Peter nodded, “Morning.” He poked the glowing embers of the fire with a stick and blew on them,
coaxing them back to life while Zach went about filling a kettle that he took from it’s customary spot where it hung from the side of the cart and filled it with snow.
Zach set the kettle in the fire and then began digging through one of the other shopping carts. “Fuck!”
“What is it?” Amy said, stepping out of her own tent.
“We’re almost out of coffee.”
“So, I noticed something this morning when the sun came up,” Peter said, grabbing a pair of binoculars. Peering through them, he found what he sought and handed them to Zach. “There, by the tree line.”
“What am I looking… oh.”
“What is it?” Amy asked and Zach passed her the binoculars.
“How long do you think he’s been there?” She asked, finally locating what the others had seen.
“I don’t know, but he has a pair of these as well,” Peter said, taking the binoculars back.
“What do we do about him?” Amy said, looking to the two men.
“We’re moving on, we’ll just keep an eye out. He probably has a place near by and is just making sure we leave him alone. If he follows us, well, we’ll figure it out then.” Peter said.
Zach nodded. “Sounds good, lets keep this between the three of us for now, no need to worry the rest of them yet.”
The kettle began to whistle and grabbing a towel, Amy pulled it from the fire. “The press ready?”
“Sorry, I got distracted,” Zach said, digging through the cart the coffee was in and pulling out a french press, which he poured some of the ground coffee into. “I got to say, I would have never drank it this way before…” he added, handing the press to Amy, who poured hot water in.
“Yeah, but this is better than nothing. How much would you say we have left?”
“We’ll be out tomorrow.” While they waited for the coffee to steep, Brian woke up.
“So, how far you think we have left to travel?” He asked.
“As far as I know, we’re still in Texas.”
Sarah poked her head out of the tent she and Amy shared, “What’s this about us still being in Texas?”
“We should be leaving it any day now, and we should be able to pick up the pace pretty soon too.”
“It would help if we had some bikes or something.” Brian said.
“Well,” Peter said, a bit annoyed, “Keep your eyes out, and if we find some, we will gladly take them.”
“What’s for breakfast?” Kyle asked, joining them.
“Do you do anything else other than eat?” Zach asked, pulling a package of oatmeal from a cart and throwing it toward the boy.
Kyle caught the packet and dug through his pack for a bowl and a spoon. “Thanks,” he said, opening the packet and pouring its contents in.
Amy added some hot water and Kyle added a scoop of snow. “Thanks,” he said again.
Zach continued to dig for more oatmeal as Amy started another kettle of snow to boil.
“It looks dark,” Brian said, nodding towards the sky in the west.
“Yeah, we ought to get moving pretty soon before the storm stops us completely.” Peter responded. Amy sat down beside him and he squeezed her leg when he caught her glancing toward the trees and their observer.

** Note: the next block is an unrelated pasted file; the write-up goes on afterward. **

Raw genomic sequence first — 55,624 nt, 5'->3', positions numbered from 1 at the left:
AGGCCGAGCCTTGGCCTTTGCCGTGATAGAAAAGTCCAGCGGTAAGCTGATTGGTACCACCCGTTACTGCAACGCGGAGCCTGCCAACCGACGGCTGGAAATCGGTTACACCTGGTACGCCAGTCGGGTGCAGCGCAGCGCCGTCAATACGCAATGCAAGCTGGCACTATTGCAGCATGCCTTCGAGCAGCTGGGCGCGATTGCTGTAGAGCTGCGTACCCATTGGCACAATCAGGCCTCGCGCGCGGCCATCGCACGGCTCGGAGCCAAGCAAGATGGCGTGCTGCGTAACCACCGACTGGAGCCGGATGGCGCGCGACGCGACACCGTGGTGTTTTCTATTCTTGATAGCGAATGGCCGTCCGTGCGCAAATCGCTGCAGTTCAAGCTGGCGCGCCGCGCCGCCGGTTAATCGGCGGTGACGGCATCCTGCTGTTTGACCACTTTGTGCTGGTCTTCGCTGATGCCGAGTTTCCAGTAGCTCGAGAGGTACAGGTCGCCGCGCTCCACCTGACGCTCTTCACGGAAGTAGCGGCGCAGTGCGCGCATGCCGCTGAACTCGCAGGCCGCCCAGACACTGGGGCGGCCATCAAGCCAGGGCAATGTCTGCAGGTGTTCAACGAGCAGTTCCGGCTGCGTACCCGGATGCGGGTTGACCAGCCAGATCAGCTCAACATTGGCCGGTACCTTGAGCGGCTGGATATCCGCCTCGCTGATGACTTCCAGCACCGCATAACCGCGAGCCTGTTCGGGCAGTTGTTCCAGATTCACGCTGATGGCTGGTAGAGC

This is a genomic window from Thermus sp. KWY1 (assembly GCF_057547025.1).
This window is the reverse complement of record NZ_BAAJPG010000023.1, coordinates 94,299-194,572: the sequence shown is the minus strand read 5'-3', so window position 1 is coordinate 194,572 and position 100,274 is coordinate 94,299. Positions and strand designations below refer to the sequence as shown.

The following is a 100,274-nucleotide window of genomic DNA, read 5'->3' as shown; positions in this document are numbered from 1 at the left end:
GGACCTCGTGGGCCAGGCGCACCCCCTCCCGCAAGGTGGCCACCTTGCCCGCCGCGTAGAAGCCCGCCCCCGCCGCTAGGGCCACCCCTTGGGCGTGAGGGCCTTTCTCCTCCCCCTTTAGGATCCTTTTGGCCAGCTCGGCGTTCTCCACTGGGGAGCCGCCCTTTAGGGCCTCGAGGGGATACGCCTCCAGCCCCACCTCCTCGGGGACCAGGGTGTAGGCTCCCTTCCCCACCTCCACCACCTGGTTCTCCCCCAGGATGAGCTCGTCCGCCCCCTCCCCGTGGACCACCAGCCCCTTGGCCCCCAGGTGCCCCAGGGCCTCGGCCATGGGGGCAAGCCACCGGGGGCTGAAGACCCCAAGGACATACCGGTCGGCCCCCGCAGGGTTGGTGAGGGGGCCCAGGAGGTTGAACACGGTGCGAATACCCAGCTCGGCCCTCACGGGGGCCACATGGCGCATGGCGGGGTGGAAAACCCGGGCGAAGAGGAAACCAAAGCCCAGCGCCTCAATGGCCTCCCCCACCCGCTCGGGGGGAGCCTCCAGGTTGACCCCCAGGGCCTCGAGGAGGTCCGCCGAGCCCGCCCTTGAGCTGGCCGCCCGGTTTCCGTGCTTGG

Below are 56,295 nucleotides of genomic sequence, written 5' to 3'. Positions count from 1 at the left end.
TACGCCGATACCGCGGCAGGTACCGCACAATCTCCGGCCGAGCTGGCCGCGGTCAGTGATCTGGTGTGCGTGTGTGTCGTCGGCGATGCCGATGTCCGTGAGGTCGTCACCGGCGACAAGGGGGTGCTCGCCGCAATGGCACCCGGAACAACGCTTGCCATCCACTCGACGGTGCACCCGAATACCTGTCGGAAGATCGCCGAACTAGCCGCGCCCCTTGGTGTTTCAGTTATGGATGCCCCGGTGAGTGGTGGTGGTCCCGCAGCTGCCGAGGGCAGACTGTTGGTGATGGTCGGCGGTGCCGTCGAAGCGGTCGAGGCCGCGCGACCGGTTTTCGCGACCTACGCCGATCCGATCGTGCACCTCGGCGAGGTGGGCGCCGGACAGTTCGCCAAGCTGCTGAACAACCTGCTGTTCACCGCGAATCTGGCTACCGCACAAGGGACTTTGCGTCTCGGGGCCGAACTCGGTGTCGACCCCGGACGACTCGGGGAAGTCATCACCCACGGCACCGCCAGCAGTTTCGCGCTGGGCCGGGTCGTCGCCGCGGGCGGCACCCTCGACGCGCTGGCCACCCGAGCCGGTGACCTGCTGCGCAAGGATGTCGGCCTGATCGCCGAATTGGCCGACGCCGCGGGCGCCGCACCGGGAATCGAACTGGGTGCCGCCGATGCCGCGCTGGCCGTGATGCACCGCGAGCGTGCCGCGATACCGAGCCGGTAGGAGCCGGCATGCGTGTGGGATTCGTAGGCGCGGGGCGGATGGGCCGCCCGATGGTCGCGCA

“Let me get my mom,” Kyle said.
“I’m up,” Julie called from within her tent. “I don’t know how you expect any of us to sleep with that damned, darned kettle.”
The group finished their meal and were packed in under an hour, the carts rolling down the road.
The storm finally broke, dumping cold water on them, after nearly three hours of walking. They huddled underneath umbrellas in pairs,, Rocky and Brian, Kyle and his mother, Zach and Sarah, and finally Amy and Peter.
“Is he still there?” Amy whispered.
“I haven’t had a chance to check yet. It’ll look suspicious if I am looking backwards,” He whispered back.
The rain only fell for fifteen minutes. The sun poked through the clouds and after stowing their umbrellas, they were on the road again. Despite the road ahead being damp, the group was in high spirits. Rocky ran ahead, while the rest of the group marched on, laughing and singing.
They stopped as the sun reached its zenith and ate a meager lunch. Grabbing the binoculars, Peter made a show of scanning the horizon before them before swinging around to the trail they had left behind.
“What are you looking for?” Brian asked, coming to stand beside Peter.
“Just trying to see how far we’ve come. I think we’ve made it almost five miles already today.”
“Yeah,” Peter handed him the binoculars and tried to point out where he thought they had started.
“Who’s that?” Brian asked all of a sudden.
“Where?” Peter said, grabbing back the binoculars.
Peter followed the line of Brian’s hand and, despite having missed the man earlier, he saw him now.
“Zach, come here.” Peter said and handed the field glasses to him.
“Damn! How far away do you think he is?”
“Too far to shoot.” Pete said.
“What? You don’t even know who he is!” Brian said.
“He’s right,” said Zach, handing the binoculars back to Brian. “Look again, at maximum zoom. Look at his face.”
Brian did so, and could see the man’s lifeless eyes. “Damn.”
“I’ll go,” Zach said.
“No, it’s my turn to leave the group. You guys get going. I’ll catch up.” Peter said, grabbing a shotgun and slinging it over his shoulder. He then checked the gun tucked into his belt, found it was full, and replaced it. Hold this for me, would you?” He pulled out his wallet, where he had tucked his own obol. He tossed the coin to Zach. “I won’t be needing it just yet.” He turned but stopped when someone called his name.